Lessons For Idaho
By The National Charter Schools Institute and Bluum
A quality authorizer can serve as a change agent, a market maker, and a force for quality in public education. Quality authorizing can serve as a quality control check for the charter schools sector and provide lawmakers with the confidence that someone is watching the store and ensuring excellence. Changes to Idaho law (H221) signed by Governor Butch Otter in April 2013 also allows Idaho colleges and universities to serve as charter school authorizers.
However, deciding to become an authorizing body is not an easy decision. Institutions looking to engage in this activity must balance a number of factors—such as potential benefits and risks to the institution, and political and legal liabilities that the institution might incur—with the desire to help launch more schools that help students reach their full potential.
Institutions that excel at authorizing exhibit two characteristics: will and capacity. Great authorizers believe in the need for education reform and are willing to do something about it. This means they have the will – the political guts – to get involved. The good news is that this does not cost any money. The second thing great authorizers do is build the capacity to charter schools, oversee and support their operations, and evaluate their performance in a top-quality manner. This requires resources – time, talent, and money – in order to build a performance-based, results-oriented team that does this work.
In the nation’s 25 years of experience in charter schools, the record shows that independent authorizers—especially state public universities—have what it takes to excel at authorizing. By being outside of the traditional K-12 system, universities are often outside of the political pressures that others experience. They also have an organizational history and an institutional capacity that helps them connect with resources and other organizations needed to be successful. Also, universities have access to researchers to study school and authorizing practices, which can create a loop of continuous feedback to improve chartering practices.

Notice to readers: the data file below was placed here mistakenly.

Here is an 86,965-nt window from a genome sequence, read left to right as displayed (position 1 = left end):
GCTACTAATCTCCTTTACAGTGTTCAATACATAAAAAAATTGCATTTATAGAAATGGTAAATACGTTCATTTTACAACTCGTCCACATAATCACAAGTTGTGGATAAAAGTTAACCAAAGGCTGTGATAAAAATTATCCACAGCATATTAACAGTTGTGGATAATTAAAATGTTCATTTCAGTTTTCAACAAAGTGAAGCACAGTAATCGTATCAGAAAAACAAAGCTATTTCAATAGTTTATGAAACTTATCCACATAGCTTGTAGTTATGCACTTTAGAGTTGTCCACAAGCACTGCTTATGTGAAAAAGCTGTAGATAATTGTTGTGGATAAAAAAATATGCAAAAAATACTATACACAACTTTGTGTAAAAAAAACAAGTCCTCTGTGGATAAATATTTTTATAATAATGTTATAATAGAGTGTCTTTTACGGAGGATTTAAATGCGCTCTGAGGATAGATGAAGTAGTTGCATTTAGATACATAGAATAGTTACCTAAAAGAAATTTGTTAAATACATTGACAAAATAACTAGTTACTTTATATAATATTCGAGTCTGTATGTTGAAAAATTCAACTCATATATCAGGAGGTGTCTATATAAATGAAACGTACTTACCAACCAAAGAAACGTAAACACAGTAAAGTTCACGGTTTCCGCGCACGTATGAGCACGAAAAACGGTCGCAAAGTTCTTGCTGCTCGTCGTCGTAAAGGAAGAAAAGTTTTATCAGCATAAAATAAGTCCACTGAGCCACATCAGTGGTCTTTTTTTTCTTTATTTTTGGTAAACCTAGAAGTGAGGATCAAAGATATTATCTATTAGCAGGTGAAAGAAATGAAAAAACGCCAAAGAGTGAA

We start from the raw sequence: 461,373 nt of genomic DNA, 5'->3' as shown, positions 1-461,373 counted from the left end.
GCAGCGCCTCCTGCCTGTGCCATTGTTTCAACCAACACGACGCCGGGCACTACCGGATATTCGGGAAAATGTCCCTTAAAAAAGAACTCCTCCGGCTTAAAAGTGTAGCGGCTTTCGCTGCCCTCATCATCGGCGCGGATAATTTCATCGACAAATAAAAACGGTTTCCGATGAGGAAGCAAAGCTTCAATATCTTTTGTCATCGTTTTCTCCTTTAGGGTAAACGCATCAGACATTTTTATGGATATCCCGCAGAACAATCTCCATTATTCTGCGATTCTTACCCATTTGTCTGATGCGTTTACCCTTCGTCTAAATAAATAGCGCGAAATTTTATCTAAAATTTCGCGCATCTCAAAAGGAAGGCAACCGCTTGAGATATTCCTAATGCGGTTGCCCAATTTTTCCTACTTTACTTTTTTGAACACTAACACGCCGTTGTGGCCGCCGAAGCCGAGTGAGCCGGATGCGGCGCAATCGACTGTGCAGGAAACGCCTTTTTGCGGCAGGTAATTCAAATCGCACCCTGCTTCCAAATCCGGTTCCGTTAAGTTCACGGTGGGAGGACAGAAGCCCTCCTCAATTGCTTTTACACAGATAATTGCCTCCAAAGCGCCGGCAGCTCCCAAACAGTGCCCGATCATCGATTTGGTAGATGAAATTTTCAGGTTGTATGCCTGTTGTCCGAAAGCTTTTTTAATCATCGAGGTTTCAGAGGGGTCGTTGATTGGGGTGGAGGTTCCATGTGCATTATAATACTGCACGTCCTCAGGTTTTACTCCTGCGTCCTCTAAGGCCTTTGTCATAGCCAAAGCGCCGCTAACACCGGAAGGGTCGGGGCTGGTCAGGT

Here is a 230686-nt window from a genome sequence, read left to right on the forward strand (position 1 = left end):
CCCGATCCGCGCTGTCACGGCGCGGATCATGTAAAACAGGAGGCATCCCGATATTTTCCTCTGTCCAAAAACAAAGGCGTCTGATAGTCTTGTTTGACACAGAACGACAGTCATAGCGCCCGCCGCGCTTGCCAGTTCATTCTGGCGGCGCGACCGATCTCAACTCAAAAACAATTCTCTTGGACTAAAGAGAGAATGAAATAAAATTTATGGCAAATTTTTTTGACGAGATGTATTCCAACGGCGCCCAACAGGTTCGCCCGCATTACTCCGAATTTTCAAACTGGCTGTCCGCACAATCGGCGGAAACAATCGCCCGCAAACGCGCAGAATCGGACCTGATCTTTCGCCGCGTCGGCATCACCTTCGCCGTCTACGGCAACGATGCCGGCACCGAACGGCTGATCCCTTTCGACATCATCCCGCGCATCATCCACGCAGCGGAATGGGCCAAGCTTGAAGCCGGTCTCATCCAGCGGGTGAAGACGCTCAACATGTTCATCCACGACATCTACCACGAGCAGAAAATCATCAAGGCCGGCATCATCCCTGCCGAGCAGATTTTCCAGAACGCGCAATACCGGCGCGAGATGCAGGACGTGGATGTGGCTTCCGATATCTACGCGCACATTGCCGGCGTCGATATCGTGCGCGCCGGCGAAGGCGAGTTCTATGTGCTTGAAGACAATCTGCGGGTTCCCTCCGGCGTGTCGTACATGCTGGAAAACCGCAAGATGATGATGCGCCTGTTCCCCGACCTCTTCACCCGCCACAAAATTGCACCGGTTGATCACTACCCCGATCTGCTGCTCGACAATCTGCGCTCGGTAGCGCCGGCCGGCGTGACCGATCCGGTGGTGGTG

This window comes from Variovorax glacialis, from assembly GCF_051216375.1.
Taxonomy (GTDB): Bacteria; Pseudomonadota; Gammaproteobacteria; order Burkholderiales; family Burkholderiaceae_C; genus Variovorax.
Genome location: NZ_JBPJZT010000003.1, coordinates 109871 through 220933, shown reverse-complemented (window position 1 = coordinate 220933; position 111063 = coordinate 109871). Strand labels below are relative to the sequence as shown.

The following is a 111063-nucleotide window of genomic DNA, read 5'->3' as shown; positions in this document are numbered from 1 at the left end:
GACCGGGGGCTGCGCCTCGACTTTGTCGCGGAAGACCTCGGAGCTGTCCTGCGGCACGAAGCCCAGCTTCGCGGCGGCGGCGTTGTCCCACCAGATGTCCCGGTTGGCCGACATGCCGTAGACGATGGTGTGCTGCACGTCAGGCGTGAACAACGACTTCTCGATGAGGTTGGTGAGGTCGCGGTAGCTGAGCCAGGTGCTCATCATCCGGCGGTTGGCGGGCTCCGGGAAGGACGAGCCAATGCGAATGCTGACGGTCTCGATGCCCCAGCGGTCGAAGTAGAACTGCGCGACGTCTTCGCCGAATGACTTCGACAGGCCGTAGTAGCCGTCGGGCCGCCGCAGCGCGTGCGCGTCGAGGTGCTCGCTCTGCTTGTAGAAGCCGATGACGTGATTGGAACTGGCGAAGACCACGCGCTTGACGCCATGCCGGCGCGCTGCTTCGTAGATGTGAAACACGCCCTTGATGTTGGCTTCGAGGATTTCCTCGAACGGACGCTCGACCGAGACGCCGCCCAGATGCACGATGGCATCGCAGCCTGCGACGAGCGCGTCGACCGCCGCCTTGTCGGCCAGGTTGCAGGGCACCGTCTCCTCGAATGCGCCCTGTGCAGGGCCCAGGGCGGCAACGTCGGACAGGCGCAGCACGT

Universities that have chosen to engage in authorizing have also realized that there are benefits to the university beyond fulfilling its mission. These include launching new programs in their colleges of education to train charter school leaders, access to data to research best practices, and an enhanced institutional reputation and reach.
This report provides an overview of university authorizing and helps answer the question: Why would a university choose to become an authorizer? It provides some common reasons for becoming an authorizer, some examples of benefits to universities that have chosen to do this, and a brief overview of resources that are available to help an Idaho university successfully launch a charter schools office. It is intended to showcase experiences to help educate and inform to help decision makers balance competing pressures needed to enter the chartering sector to help more students learn and grow.